How much socialization does your pup need? The more you socialize your pup, the more confident, comfortable, and stable he can become as he matures into an adult dog. While it’s impossible to expose your pup to everything, an adult dog who’s been positively socialized with a wide range of experiences is often better at handling new and different experiences throughout life.

Socialization isn’t a one-time event. You don’t want to flood your pup and mark everything off the checklist in one week. Think of socialization as a series of small adventures that you take with your pup over time. This way, you socialize your pup gradually and repetitively throughout his development.

Think of your daily life and how your pup will be a part of it for years to come. Your socialization should include how you live your life. Don’t limit yourself to this or any check list. For example: Do you like to hike? Do you attend outdoor sporting events such as baseball games? Soccer games? Do you like to go to fairs or parades? Do you like to stroll through downtown? Do you take walks around your neighborhood? Do you go to the beach? Do you like to go out on a motorized boat? Do you have a hobby or job where you use machinery? Do you like to kayak or canoe? Do you fish? Do you ride a motorcycle? Do you ride horses? Do you ride an ATV? Do you own horses or livestock? Do you like to go camping – RV or tent? With your pup, you’ll be sharing some, if not many of these activities. Positive socialization will enable you and your pup (and later, your adult dog) to better enjoy life!

Do you need to socialize your pup with other dogs? Yes, passionately and emphatically, yes, yes, yes! You want to enroll in a puppy class where your pup learns how to properly socialize with other pups. While part of a puppy class may cover basic obedience skills, you want part of the class devoted to puppy play time (puppy interaction). This is very helpful for your pup. He learns to identify, understand and display canine body language. Essentially, he learns to communicate with other dogs. He learns to read dog! When you are researching a puppy class, be sure that the play time is well supervised so that it’s a learning experience. Often, pups are grouped by age, size, and sometimes play style” so that the pups have the best experience possible.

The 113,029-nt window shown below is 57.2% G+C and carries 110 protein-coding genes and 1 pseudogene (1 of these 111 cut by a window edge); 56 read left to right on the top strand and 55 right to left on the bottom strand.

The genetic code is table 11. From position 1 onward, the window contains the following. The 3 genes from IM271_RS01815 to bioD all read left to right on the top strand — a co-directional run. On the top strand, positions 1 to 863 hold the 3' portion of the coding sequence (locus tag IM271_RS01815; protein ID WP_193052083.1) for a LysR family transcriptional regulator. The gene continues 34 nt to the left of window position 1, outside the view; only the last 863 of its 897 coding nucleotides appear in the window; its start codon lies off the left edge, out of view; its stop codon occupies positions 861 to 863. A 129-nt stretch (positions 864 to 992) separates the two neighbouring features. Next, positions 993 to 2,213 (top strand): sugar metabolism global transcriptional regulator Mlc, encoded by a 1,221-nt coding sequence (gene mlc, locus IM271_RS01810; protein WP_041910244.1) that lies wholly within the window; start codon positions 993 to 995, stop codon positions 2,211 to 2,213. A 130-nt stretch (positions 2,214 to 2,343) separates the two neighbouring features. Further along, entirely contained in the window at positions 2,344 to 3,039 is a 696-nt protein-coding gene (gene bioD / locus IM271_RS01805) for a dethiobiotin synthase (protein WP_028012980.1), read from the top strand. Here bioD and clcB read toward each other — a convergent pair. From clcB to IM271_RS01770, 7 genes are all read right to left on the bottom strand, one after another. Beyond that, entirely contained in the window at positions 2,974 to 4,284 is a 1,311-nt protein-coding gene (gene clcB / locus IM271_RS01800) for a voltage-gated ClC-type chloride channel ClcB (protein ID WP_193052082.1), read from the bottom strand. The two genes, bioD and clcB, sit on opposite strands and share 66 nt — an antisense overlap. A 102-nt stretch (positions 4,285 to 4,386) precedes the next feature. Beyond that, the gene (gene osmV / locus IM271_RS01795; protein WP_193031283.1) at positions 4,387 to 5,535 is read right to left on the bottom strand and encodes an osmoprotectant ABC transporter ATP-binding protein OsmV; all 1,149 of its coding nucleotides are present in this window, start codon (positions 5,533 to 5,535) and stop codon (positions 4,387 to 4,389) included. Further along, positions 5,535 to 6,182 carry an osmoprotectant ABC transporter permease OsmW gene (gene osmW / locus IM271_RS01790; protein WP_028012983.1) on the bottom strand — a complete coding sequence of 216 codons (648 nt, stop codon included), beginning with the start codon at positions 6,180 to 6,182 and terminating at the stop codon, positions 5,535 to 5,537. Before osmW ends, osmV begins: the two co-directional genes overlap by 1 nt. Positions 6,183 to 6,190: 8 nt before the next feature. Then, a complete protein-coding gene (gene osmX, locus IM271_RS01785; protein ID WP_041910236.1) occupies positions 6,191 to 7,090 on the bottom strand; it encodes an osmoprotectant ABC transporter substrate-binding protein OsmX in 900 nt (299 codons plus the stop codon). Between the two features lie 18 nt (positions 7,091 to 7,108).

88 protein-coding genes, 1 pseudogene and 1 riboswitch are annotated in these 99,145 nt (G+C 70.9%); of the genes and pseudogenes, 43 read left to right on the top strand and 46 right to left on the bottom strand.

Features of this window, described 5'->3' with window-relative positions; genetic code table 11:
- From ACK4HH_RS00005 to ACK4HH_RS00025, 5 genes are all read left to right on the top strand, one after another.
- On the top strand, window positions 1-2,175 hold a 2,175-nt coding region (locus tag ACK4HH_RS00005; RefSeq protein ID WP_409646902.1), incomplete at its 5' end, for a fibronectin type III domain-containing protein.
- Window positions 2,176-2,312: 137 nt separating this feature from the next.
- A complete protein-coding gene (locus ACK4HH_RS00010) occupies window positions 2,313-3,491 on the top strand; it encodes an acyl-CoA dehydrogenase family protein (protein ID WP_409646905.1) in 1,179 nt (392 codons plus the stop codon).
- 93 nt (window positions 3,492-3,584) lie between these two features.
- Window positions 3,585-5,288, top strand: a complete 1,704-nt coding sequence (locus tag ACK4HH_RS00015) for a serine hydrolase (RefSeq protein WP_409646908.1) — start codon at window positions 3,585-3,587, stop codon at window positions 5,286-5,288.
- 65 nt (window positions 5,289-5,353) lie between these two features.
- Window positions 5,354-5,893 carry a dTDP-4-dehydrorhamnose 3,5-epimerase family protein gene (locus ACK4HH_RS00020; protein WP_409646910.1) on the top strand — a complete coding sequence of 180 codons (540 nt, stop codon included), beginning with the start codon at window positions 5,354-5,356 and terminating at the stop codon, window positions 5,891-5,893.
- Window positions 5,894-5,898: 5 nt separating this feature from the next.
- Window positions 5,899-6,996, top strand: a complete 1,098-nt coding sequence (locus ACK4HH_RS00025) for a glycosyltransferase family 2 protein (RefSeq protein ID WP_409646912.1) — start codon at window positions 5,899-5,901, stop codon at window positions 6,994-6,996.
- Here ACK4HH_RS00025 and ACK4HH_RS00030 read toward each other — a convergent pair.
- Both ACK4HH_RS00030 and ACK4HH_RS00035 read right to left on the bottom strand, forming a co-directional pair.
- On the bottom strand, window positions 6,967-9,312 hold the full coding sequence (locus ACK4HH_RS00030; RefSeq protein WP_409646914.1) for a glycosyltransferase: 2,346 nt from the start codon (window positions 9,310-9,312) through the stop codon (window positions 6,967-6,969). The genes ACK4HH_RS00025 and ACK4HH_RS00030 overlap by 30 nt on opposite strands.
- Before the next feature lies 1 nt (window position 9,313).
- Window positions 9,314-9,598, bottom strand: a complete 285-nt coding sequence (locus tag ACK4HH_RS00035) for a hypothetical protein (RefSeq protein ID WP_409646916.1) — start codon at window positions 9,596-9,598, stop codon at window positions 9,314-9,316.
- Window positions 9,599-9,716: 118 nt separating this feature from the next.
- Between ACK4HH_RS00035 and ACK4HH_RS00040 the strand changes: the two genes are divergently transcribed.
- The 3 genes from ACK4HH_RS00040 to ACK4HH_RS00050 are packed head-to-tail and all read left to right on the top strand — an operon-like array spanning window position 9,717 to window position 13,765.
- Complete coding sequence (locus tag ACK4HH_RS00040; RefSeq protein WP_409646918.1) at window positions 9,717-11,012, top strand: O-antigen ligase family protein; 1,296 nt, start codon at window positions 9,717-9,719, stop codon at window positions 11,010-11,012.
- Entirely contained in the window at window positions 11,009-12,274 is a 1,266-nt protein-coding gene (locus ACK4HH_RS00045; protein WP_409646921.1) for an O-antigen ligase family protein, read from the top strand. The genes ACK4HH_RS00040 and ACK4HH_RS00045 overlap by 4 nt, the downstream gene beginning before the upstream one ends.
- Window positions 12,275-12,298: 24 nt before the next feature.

Do you still need puppy class if you already have a dog? Yes! If your pup only meets and knows your other dog (or dogs), he doesn’t learn to read and communicate with a range of different dogs. He becomes familiar and comfortable only with his own. Recall that puppies don’t generalize very easily. Other dogs look and act differently. You you’re your puppy to be comfortable with seeing strange new dogs. Puppy socialization is critical, even when you already have another dog (or multiple dogs) at home.

Download the Puppy Socialization Checklist for a handy list of many of the people, places, things that you want to introduce your puppy to!

If you want, you can download this blog post on puppy socialization to use as reference.

105 views0 comments
bottom of page